Ever since Phil Mickelson’s diatribe against Tom Watson, America’s Ryder Cup players have observed a collective code of omerta over their Gleneagles hiding.
But Rickie Fowler, their brightest young star, who this year joined Tiger Woods and Jack Nicklaus as only the third player ever to finish inside the top five at all four majors, decided yesterday to break rank.
After an ugly six-week fall-out that has witnessed the savaging of captain Tom Watson’s reputation, not to mention the firing of PGA of America president Ted Bishop for his “li’l girl” jibe at Ian Poulter, Fowler felt the time was right to defend a grandee of the game with some thinly-veiled criticism of Mickelson. Having shared his team-mates’ unease at the five-time major champion’s excoriation of Watson in the middle of a press conference, he said: “The unfortunate part, I believe, is that stuff that happens in the team room should stay there.
“I thought Tom did a great job of talking to the guys. He had been there plenty of times, and I enjoyed the time I got to spend with him. I respect him, he is a legend within the game. Some things may have got blown a little bit out of proportion. But obviously we didn’t play as well as we needed to in order to win.”
Fowler, who maintained his remarkable form this season by moving within three shots of Graeme McDowell’s lead here at the HSBC Champions at Sheshan, represents the US Ryder Cup future. He has even been included alongside Woods and Mickelson on an 11-man panel to decide the best strategy of captaincy for the next match at Hazeltine, Minnesota, in 2016, in a desperate effort to halt the Americans’ record of losing six of the last seven instalments.
“I am looking forward to getting together with the guys to see what everyone has to say,” the 25-year-old Californian said. “Clearly, we want to win the Cup, and it is not as if there has been a lack of motivation or anything like that. It sucks losing. Everyone is aware of that and everyone wants to win.”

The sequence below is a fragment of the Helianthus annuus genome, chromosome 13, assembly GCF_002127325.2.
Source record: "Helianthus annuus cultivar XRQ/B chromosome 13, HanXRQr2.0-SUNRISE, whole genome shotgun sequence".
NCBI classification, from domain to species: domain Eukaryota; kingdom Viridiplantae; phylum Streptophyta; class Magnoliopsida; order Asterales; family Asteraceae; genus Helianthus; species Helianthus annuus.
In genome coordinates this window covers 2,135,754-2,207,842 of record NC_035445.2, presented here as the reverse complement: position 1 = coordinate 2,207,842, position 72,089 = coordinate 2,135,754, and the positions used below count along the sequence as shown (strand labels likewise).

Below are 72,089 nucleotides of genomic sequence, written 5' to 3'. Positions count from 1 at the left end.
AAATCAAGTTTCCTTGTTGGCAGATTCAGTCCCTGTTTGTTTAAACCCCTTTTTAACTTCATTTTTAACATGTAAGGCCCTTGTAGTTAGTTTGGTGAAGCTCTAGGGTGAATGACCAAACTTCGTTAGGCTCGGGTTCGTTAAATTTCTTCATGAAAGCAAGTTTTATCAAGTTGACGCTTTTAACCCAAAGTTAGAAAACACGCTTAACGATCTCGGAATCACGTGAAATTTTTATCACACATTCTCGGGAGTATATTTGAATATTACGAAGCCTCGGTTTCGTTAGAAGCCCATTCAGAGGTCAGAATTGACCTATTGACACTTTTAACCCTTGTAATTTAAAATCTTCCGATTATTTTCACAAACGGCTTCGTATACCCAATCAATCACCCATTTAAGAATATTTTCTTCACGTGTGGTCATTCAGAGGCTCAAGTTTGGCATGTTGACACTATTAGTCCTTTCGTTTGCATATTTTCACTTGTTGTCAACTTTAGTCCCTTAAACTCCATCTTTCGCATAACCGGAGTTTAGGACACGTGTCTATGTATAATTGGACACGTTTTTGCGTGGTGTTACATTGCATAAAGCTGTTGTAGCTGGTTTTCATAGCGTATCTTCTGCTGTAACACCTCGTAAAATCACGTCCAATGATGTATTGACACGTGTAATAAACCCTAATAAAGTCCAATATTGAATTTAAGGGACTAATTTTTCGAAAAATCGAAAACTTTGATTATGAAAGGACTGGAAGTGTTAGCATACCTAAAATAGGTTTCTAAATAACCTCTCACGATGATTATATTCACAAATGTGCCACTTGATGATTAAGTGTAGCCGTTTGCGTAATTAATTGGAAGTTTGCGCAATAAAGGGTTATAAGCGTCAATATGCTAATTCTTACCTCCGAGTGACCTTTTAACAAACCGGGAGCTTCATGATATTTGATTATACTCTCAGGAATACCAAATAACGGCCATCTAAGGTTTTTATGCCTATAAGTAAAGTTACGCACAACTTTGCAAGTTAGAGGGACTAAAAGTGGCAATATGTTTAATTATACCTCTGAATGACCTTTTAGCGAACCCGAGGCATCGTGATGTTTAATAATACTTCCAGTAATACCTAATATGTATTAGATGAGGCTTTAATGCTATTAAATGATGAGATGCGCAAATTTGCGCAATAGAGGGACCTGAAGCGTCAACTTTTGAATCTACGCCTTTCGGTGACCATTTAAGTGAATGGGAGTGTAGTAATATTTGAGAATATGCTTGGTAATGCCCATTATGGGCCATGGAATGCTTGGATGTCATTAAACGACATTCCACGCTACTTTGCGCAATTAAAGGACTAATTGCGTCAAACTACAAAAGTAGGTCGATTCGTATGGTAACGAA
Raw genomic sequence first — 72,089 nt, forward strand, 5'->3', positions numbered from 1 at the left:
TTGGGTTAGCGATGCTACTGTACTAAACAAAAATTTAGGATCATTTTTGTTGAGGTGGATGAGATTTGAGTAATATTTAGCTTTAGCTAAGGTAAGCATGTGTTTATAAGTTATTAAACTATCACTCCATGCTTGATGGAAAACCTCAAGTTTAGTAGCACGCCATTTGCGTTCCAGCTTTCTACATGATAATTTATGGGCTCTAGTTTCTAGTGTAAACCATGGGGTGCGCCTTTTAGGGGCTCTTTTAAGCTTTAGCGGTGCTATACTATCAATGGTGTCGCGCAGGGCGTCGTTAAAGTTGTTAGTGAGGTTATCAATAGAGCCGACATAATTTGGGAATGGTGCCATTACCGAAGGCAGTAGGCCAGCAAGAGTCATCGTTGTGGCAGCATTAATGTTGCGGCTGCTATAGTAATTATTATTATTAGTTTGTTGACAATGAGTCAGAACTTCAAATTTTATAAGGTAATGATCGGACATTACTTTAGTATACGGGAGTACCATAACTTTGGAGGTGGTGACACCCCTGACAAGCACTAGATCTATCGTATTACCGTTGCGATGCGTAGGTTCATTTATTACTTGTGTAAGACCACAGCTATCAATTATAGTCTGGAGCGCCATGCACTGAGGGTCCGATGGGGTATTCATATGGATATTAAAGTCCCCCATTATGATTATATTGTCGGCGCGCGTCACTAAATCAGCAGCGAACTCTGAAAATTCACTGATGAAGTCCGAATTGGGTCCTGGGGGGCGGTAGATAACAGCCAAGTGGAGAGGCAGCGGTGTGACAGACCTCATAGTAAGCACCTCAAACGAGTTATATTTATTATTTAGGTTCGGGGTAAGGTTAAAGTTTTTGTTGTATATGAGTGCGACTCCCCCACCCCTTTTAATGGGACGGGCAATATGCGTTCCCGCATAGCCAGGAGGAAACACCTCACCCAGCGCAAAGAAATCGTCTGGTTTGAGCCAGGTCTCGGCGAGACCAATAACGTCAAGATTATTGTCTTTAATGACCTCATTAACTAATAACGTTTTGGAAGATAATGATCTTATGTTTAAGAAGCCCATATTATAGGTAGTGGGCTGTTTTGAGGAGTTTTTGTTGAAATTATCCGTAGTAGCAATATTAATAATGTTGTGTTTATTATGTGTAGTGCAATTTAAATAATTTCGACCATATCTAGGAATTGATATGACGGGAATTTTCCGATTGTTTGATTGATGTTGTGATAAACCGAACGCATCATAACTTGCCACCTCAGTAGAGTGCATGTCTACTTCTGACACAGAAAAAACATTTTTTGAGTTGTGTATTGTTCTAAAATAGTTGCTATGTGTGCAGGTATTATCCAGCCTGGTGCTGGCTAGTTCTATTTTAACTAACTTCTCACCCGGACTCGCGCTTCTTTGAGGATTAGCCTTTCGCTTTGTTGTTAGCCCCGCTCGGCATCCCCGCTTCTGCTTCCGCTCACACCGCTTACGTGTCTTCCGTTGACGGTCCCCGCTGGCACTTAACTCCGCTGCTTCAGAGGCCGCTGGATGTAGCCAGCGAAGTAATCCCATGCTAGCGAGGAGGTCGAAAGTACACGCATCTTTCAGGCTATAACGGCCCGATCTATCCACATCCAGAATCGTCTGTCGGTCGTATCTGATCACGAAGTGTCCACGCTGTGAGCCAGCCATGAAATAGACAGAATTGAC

The trouble is that the US have experienced a few too many false dawns on this front. Watson was specifically appointed by Bishop to bring discipline and rigour, and ended up alienating the team’s most senior player by this authoritarian approach. This time, the received wisdom is that the charge at Hazeltine should be led by youthful gunslingers like Billy Horschel, controversially overlooked for a place at Gleneagles despite holding off Rory McIlroy to win the £6.2million FedEx Cup prize. Except Horschel looked less like the wonderhorse-in-waiting yesterday than a lame donkey, as a wretched third round of 79 left him washed up at 20 over par.
The European surge, however, showed no signs of slowing. Graeme McDowell has been a consummate front-runner in Shanghai all week, apparently rejuvenated by his dramatic Ryder Cup singles victory over Jordan Spieth as well as his recent fatherhood. The Northern Irishman acted like the model of composure last night, claiming he was “very relaxed” about his chance of closing out a maiden World Golf Championship title to add to his 2010 US Open triumph at Pebble Beach.
It helped, evidently, that his closest challenger was the unheralded Hiroshi Iwata, ranked 134th in the world and a golfer of whose talents he was blissfully unaware. “Never heard of him,” he said, at the mention of the man from Miyagi. “No disrespect intended.”
McDowell recognised that the greater threat lurked in the form of Martin Kaymer, two shots back, who won here in 2011 with a peerless closing round of 63. Were it not for the prodigious feats of McIlroy, the German could make a legitimate argument for ‘player of the year’ status, having brilliantly resurrected his game to achieve glory at both the US Open and Players’ Championship. A second win at ‘Asia’s major’ would signify a stunning coup de grâce.
Kaymer has cut a more contented figure this season, dispelling the mistaken impressions of a Teutonic android that arose when rose to the world No 1 ranking three years ago. It helps, too, that he has combined his intensely competitive nature with a commitment to spend more time with his family.
Whereas he has spent the past seven Christmases in solitude at his Phoenix base, preparing meticulously for the golfing year to come, he will be enjoying this one back home in Düsseldorf.
Until then, Kaymer promised that he would not deviate from his ambition not just here in China but in his two remaining tournaments in Turkey and Dubai, even though the gap to Rory McIlroy at the top of the European order of merit was too large to bridge. “This has been a great year at the big tournaments, but not apart from that,” he said. “I haven’t been consistent enough. It’s important that every Thursday when I stand up on the first tee, I want to win.”